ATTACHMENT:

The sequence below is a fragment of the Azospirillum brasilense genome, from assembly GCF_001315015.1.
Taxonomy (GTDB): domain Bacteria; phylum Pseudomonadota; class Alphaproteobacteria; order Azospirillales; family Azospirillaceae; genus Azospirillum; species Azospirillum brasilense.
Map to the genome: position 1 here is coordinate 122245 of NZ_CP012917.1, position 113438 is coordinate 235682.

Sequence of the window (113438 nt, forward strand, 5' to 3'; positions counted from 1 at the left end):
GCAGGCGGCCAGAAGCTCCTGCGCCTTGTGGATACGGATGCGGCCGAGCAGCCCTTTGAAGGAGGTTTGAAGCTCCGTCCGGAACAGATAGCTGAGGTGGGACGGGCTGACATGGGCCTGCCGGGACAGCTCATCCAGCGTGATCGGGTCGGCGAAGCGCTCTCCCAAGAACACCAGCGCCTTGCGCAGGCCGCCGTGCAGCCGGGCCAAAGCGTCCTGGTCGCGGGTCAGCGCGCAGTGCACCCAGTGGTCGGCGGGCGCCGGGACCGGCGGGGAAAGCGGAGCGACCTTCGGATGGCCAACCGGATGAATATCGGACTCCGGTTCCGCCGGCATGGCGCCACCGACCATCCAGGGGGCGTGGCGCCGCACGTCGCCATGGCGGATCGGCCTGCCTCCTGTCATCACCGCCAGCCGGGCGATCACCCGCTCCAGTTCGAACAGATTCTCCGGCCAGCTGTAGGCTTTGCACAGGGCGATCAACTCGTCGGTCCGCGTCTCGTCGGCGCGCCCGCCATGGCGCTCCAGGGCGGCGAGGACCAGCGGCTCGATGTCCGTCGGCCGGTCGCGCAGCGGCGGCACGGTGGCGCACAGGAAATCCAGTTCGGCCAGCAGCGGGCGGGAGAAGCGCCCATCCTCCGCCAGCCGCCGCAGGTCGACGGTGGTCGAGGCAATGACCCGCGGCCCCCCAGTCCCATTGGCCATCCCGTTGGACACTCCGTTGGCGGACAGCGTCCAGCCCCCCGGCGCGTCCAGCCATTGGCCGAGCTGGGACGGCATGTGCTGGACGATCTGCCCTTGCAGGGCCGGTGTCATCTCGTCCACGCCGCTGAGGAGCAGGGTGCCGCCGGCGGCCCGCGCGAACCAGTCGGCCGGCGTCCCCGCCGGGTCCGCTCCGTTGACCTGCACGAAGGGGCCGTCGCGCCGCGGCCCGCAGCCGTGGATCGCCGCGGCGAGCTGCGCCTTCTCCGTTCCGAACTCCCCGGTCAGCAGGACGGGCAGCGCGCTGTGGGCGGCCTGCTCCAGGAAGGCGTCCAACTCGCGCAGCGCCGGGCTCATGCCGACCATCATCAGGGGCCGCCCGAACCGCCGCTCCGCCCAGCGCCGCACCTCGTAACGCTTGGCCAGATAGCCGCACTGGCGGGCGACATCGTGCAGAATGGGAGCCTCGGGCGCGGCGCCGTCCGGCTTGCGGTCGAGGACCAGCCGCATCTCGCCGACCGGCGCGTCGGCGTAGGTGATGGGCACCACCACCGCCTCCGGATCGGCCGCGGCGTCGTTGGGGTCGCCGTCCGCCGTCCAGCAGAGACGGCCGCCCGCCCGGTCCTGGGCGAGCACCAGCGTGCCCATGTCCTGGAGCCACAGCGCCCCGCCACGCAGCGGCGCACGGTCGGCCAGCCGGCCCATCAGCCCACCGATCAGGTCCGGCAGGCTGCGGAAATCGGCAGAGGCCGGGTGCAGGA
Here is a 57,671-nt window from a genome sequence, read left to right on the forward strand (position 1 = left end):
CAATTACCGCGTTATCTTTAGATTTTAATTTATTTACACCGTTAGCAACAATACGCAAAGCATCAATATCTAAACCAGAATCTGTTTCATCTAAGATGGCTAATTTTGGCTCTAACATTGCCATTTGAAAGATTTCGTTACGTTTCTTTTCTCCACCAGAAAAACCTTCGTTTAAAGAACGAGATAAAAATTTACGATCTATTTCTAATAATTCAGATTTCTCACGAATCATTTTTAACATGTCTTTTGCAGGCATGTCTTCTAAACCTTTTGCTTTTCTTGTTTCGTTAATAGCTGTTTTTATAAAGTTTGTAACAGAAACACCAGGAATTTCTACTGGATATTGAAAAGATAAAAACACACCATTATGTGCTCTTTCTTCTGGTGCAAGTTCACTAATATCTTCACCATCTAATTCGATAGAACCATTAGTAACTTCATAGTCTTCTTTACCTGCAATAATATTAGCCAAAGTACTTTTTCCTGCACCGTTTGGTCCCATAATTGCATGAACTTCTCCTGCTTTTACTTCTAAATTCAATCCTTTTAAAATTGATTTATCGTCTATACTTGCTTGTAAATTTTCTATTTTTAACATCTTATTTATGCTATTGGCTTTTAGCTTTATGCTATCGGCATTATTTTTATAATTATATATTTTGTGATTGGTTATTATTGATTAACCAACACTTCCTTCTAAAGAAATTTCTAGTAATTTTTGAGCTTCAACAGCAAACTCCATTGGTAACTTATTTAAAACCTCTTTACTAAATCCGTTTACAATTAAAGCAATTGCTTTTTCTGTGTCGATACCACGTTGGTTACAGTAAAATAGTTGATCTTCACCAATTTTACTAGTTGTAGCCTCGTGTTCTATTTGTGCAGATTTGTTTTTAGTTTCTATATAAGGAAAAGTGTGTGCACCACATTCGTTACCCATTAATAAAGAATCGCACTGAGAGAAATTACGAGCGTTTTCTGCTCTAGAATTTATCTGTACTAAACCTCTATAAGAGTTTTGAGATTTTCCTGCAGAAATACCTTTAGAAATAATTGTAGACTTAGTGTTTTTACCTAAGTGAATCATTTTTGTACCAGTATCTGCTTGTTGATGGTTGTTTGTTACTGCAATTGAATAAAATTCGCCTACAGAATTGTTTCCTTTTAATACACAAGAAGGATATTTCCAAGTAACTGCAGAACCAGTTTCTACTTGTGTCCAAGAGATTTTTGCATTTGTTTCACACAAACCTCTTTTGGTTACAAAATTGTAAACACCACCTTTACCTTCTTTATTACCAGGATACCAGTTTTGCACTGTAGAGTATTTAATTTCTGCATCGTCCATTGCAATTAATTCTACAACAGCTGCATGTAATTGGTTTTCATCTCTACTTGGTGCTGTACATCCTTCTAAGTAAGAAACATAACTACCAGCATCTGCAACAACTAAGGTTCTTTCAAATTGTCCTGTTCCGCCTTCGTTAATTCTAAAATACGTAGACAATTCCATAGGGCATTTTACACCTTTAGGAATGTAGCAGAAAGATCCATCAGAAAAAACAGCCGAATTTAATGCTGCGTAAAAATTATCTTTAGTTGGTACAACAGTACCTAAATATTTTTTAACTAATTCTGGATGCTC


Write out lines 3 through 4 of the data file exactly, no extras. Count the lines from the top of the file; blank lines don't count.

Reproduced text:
Map to the genome: position 1 here is coordinate 122245 of NZ_CP012917.1, position 113438 is coordinate 235682.

Sequence of the window (113438 nt, forward strand, 5' to 3'; positions counted from 1 at the left end):